On April 10-14th 2018, the annual meeting of the American Association of Geographers was held in New Orleans, Louisiana, USA. FEAST organized two sessions on “Mapping urban food production” and the members also made two presentations.
1. “Assessing supply-demand balance of nitrogen toward local-scale organic material circulation: a case study of suburban residential district in Metro Manila”
Yuji Hara, Yuki Sampei
This study focused on assessing supply-demand balance of nitrogen in compost/vegetable productions at vacant lots in subdivisions as well as in barangays, in Quezon City in Metro Manila. We obtained data on the recommended rate of fertilizer application per each vegetable from the precedent studies. The analysis of composition of sample compost was conducted and a total nitrogen amount of locally produced compost was estimated. GIS was used for understanding spatial characteristics of nitrogen balance. We found that almost half of the subdivisions were faced to oversupply though several subdivisions were deemed to be in quite short supply. Cooperation among subdivisions in each barangay had a potential of better nitrogen balance; however, the current centralized composting facilities might not be good support for continued compost recycle system because of their distribution patterns. We proposed that the current barangay-based policies on organic waste management and urban agriculture should be more flexible and more attentions to coordinating system between subdivisions across barangay boundaries. This scheme can contribute to further organic material recycling within living spaces, thereby promoting sustainable living spaces in the suburban residential area.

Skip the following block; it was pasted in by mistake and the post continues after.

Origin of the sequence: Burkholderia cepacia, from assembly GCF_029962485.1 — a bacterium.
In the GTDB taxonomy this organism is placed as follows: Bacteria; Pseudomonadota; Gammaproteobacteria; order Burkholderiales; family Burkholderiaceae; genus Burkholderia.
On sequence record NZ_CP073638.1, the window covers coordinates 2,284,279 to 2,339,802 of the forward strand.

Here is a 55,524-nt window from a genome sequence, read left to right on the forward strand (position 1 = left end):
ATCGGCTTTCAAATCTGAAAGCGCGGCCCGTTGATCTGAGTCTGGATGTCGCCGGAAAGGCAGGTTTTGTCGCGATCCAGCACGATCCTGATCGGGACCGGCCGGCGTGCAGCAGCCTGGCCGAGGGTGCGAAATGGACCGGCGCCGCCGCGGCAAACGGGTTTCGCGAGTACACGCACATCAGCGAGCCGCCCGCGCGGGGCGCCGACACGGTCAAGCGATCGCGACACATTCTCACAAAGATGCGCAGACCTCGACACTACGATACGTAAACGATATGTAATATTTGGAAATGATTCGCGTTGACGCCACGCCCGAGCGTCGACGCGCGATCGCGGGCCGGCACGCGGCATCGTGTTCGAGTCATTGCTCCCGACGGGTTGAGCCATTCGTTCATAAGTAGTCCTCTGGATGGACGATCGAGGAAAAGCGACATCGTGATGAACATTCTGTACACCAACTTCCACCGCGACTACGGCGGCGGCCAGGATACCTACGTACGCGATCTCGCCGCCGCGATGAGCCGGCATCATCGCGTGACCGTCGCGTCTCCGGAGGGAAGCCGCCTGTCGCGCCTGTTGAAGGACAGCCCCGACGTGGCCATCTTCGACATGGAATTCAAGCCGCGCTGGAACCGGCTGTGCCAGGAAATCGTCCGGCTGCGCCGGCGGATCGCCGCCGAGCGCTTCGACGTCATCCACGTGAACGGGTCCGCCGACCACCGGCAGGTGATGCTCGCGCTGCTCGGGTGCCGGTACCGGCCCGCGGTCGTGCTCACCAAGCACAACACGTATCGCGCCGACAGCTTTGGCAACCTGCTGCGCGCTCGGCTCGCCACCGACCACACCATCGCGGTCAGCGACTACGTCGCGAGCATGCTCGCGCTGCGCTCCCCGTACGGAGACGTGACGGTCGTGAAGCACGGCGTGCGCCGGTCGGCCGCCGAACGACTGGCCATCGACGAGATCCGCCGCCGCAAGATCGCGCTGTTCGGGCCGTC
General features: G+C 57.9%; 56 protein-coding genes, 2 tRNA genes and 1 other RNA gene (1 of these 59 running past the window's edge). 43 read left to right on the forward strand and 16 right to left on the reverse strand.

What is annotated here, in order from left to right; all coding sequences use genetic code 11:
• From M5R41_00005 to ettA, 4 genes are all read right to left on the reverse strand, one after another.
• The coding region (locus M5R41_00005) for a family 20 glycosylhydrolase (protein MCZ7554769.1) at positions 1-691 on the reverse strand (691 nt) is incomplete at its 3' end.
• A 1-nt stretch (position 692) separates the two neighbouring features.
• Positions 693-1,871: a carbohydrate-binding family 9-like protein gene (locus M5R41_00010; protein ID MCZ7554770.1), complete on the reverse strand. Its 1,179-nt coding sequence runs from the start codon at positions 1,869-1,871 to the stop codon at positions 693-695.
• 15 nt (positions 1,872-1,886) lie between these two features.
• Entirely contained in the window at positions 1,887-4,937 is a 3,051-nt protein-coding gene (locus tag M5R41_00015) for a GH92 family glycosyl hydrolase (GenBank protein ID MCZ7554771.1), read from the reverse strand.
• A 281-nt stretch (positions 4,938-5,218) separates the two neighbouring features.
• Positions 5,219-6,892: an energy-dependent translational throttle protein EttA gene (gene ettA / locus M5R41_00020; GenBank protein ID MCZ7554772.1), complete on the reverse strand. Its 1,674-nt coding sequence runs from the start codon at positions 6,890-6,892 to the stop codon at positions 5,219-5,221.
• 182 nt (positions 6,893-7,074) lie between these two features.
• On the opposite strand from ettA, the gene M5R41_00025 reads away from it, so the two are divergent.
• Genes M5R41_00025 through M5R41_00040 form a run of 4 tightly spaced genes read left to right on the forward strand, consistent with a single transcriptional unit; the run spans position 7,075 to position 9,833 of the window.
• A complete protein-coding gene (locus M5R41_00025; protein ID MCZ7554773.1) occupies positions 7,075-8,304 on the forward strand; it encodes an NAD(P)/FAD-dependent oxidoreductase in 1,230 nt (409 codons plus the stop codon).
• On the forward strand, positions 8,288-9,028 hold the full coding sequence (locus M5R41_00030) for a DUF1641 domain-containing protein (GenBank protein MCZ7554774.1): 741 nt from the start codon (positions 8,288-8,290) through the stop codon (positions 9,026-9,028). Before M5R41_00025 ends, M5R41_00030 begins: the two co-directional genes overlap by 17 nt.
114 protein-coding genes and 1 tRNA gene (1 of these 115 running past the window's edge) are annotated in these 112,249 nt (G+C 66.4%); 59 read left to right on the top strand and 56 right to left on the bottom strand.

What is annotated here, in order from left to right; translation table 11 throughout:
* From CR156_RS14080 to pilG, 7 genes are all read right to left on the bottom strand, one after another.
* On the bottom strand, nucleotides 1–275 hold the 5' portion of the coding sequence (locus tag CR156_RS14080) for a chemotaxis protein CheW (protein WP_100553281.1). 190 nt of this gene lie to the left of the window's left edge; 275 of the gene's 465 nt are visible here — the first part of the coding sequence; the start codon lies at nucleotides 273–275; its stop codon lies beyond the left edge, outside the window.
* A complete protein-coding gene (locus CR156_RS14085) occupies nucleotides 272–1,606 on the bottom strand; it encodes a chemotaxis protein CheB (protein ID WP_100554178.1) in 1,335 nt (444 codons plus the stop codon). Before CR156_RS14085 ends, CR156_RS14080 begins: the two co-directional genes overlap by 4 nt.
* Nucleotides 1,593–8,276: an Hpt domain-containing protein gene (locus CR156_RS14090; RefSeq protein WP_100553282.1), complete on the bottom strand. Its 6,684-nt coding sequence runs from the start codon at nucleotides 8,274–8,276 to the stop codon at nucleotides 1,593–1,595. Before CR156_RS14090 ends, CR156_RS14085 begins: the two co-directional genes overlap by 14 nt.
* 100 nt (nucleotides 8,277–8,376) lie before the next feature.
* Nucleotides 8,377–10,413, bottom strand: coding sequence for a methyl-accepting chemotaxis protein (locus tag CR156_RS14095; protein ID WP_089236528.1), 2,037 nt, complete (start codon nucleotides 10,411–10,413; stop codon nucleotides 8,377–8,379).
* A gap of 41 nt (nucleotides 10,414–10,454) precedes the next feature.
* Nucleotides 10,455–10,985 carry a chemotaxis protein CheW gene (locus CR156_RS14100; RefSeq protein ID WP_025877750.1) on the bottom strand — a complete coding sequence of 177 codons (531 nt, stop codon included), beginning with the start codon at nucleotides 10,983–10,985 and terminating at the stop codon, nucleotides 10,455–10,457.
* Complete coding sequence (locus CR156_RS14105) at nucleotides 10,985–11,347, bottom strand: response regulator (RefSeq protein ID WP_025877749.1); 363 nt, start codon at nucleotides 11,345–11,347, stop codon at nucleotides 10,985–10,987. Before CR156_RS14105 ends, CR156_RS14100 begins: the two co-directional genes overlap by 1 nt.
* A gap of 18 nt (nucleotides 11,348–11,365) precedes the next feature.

2. “Mapping agricultural land use change in Kyoto City (Japan) from 2007 to 2017”
Kimisato Oda*,Christoph Rupprecht
The sustainability of agrifood systems in Asia is threatened by the decline of small-scale farming due to globalizing market forces. Agricultural land in urban and peri-urban areas is important not only as a supply source of agricultural products but also as green open space, disaster evacuation space, and other ecosystem services such as rainwater storage and water circulation. GIS-based mapping is effective for grasping the extent of agricultural land use changes, but even government or administration-developed databases fall short of providing a full picture. In this research, we combined existing datasets with satellite imagery from Google Earth, ground-based photography from Google street view and on-site surveys to map changes in urban farmland in the basin of Kyoto City from 2007 to 2017 using QGIS. We discuss observed patterns of decline as well as methodological challenges and directions for future research.
You can find the blog post about AAG2018 from here.